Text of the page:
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You can almost smell the sweet scent of burnt Goodyear rubber and Sunoco ethanol fuel mix and faintly hear the rumble of 800 horses under the hood.

For almost two months, NASCAR fans have been anticipating the start of the season so they’re able to make those senses become a reality again.

Saturday night’s Bud Shootout at Daytona International Speedway will be the first competitive racing of the season for the NASCAR Sprint Cup drivers. Although this is a non-points race that runs only 75 laps, it gives both the fans and drivers somewhat of a preview to what we’ll see next week in the Daytona 500.

But this isn’t just a mere exhibition event like we see in baseball’s spring training or pro football’s pre-season where veterans go through the motions and rookies try to impress. In this event, the winner grabs over $200,000 in winnings.

What makes it exciting, beyond being our first taste of racing in 2012, is that it’s a short race with two segments making it kind of like a mad dash Saturday night special at our local short tracks.

There is an urgency for the drivers to make something happen early, unlike the 500 mile restrictor-plate races where several drivers just fall back to stay out of trouble until the final 10 laps.

And since there’s no points involved, we also get to see drivers be a little more aggressive than they might be while protecting their place in the standings. If a driver wrecks because of a move he made, so what, all it cost him was a little berating from his garage guys who have to fix the car.

Not every driver is eligible to participate, but almost every driver we want to see will be in the race. To be eligible, a driver must have finished in the top-25 in 2011 driver points, or been a past Bud Shootout winner or past Daytona points race winner. That pretty much covers everyone we want to see and keeps the hobos out of their way.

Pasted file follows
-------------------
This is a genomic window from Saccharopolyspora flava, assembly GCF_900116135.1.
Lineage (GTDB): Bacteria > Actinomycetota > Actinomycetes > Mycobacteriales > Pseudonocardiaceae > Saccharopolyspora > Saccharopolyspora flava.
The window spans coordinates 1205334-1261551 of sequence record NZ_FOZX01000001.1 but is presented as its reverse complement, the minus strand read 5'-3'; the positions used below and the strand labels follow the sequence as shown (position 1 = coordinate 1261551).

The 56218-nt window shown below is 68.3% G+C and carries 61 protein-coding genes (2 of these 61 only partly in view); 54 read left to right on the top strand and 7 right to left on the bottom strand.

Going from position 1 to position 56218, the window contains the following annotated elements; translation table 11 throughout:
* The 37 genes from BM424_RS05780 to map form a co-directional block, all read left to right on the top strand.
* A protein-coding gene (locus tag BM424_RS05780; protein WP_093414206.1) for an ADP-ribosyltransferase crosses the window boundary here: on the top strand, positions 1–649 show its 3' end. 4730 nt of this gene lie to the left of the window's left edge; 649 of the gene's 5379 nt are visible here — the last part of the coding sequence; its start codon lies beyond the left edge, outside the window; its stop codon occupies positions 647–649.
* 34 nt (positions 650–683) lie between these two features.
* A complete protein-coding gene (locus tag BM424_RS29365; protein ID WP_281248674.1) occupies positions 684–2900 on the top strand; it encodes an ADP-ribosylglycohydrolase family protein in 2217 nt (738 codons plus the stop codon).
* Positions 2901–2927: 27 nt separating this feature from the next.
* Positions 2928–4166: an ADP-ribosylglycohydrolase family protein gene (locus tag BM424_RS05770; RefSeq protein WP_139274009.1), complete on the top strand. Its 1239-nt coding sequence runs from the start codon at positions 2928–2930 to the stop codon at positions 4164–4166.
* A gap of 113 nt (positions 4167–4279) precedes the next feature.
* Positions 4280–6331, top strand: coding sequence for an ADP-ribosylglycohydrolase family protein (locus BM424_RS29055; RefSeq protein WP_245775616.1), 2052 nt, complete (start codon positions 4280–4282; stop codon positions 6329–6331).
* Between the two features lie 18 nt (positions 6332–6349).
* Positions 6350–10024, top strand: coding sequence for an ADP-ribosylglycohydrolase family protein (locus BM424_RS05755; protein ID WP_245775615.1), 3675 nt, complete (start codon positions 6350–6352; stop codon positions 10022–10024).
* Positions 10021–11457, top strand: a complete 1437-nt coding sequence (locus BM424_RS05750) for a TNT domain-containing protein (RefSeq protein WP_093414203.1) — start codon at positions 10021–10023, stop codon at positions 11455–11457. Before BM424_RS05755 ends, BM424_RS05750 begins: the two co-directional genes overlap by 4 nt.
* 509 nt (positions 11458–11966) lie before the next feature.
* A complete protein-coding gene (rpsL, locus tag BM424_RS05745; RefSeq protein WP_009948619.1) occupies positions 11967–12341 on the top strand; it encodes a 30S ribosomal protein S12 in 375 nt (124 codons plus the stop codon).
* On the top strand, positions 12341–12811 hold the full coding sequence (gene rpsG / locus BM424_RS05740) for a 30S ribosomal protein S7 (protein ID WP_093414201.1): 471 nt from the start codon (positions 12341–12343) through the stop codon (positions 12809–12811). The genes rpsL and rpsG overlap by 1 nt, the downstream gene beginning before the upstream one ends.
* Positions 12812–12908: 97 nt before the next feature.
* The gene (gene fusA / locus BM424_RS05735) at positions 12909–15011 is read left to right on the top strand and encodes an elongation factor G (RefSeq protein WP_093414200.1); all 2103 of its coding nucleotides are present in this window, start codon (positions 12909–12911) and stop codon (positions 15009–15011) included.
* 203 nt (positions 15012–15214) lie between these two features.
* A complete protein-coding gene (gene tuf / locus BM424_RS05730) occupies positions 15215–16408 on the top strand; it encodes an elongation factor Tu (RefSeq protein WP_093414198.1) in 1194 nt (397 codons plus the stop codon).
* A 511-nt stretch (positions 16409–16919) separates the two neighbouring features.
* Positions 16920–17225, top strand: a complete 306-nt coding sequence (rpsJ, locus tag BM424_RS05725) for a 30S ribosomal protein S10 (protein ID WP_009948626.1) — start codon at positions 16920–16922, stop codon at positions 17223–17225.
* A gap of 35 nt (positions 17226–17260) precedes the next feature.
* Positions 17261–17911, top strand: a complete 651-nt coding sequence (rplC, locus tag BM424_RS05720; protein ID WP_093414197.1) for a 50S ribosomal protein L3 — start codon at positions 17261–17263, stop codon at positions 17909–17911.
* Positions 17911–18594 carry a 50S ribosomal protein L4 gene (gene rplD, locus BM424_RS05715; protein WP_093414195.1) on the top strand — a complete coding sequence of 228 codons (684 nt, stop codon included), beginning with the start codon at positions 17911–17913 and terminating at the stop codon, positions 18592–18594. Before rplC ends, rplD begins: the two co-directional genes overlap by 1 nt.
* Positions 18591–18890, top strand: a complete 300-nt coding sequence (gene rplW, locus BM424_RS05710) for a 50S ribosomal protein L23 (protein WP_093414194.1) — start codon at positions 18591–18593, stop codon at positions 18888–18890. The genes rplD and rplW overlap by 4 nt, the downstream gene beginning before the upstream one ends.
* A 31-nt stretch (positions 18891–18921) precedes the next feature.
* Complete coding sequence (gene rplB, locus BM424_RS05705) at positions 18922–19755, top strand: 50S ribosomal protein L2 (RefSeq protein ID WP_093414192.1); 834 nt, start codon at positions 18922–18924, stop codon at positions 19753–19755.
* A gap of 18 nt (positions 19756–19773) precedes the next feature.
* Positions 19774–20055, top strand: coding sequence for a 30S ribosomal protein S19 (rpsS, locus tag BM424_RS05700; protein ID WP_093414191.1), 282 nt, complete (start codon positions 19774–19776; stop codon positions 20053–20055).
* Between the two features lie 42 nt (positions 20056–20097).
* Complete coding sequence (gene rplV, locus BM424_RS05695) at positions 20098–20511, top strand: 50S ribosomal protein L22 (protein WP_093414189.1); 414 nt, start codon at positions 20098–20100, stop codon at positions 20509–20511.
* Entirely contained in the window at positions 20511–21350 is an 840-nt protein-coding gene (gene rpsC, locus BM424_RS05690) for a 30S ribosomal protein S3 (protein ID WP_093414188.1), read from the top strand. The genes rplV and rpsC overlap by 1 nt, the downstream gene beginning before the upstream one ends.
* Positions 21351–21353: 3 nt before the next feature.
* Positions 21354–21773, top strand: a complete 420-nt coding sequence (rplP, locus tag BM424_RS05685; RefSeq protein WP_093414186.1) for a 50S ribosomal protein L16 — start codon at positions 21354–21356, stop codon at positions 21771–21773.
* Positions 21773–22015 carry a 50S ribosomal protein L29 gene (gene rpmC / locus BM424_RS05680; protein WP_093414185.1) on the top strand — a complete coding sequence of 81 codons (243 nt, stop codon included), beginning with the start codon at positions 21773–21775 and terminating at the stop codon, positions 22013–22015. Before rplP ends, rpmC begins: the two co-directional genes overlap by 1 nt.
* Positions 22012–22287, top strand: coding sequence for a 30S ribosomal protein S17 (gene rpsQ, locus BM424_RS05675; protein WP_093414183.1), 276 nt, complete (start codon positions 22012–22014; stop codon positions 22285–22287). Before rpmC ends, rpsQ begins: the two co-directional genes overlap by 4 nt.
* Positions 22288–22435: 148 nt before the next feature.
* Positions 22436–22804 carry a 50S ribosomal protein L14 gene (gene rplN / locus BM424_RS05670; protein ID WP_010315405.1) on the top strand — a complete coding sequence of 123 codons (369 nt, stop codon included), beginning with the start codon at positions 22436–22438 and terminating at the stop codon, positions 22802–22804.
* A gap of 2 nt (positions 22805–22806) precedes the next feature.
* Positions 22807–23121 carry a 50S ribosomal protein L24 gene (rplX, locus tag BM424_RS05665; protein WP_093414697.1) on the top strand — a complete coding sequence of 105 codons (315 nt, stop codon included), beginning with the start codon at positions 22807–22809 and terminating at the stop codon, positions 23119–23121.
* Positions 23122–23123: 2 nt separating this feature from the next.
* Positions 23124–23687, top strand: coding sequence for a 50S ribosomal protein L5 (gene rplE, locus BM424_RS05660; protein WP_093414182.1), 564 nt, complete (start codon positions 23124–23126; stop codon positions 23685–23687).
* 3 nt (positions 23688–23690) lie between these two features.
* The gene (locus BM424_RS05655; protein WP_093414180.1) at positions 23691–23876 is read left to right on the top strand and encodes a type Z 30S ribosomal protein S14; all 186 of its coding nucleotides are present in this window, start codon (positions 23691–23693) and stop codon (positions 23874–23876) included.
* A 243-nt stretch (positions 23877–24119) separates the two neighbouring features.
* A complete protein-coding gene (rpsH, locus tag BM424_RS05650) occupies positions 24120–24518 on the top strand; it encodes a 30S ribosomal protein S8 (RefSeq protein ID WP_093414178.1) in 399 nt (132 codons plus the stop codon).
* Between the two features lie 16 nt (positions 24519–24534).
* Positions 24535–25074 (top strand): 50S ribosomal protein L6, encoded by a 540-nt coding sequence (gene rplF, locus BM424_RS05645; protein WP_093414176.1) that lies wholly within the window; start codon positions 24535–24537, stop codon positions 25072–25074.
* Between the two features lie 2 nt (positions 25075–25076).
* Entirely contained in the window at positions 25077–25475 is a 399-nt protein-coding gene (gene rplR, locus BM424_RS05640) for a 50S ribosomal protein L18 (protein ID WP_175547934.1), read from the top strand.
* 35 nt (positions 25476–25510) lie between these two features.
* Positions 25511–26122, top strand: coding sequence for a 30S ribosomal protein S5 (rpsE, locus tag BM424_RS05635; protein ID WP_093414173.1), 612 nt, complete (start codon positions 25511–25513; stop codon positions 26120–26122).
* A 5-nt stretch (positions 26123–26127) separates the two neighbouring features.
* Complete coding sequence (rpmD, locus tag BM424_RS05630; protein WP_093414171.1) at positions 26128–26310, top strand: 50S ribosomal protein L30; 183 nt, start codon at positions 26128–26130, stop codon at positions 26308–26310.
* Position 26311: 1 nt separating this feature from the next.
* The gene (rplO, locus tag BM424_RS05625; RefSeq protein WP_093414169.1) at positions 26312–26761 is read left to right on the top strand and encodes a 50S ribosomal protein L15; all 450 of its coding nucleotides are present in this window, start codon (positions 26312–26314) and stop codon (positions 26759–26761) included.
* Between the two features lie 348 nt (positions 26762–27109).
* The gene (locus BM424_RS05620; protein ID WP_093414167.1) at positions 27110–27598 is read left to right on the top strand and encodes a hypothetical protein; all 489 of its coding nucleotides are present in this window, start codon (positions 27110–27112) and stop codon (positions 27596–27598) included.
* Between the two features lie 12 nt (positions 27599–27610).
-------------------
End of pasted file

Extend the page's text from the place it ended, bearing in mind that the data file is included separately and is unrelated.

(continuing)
Following the 2011 season, NASCAR implemented several changes to the Sprint Cup car with most geared at stopping the two-car tandem racing we saw in all four plate races last season.

During Daytona preseason testing last month, our first glance at how the changes would run in race conditions, it looked like the changes didn’t work out as much as NASCAR hoped.

The fastest way around the track was still going bumper-to-bumper with another driver. The gap in speeds between driving alone and in tandem was almost the same as last season.

In those sessions, there were several star performers beginning with new teammates Jeff Gordon and Kasey Kahne. It is Kahne who takes over the No. 5 Hendrick Chevy for Mark Martin.

Clint Bowyer joined Michael Waltrip Racing and will team with Martin Truex Jr for the plate races this season. In one individual session they had the fastest times paired together.

Perhaps the most improbable of drivers who fared well in the testing was Kurt Busch who was fired from Penske following the 2011 season. In the six preseason test sessions, Busch had the fastest single lap as he was pushed by his reliable friend from last season’s plate races, Regan Smith.

Busch is driving the No. 51 James Finch Chevy which has a lot of support from the Hendrick garage. Kurt is easily the best plate racer to never win a points paying plate race, but he did capture the Bud Shootout last season. He also followed that up by winning one of the Gatorade Duels.

Between the equipment Busch has for this race and being given a big dose of reality that this may be his final chance at redemption as a driver after burning bridges with Penske and Roush, I think he has a great shot at winning Saturday night.

It also doesn’t hurt that Kurt has juicy 25-1 odds posted on him at the LVH Super Book to make him even more enticing.


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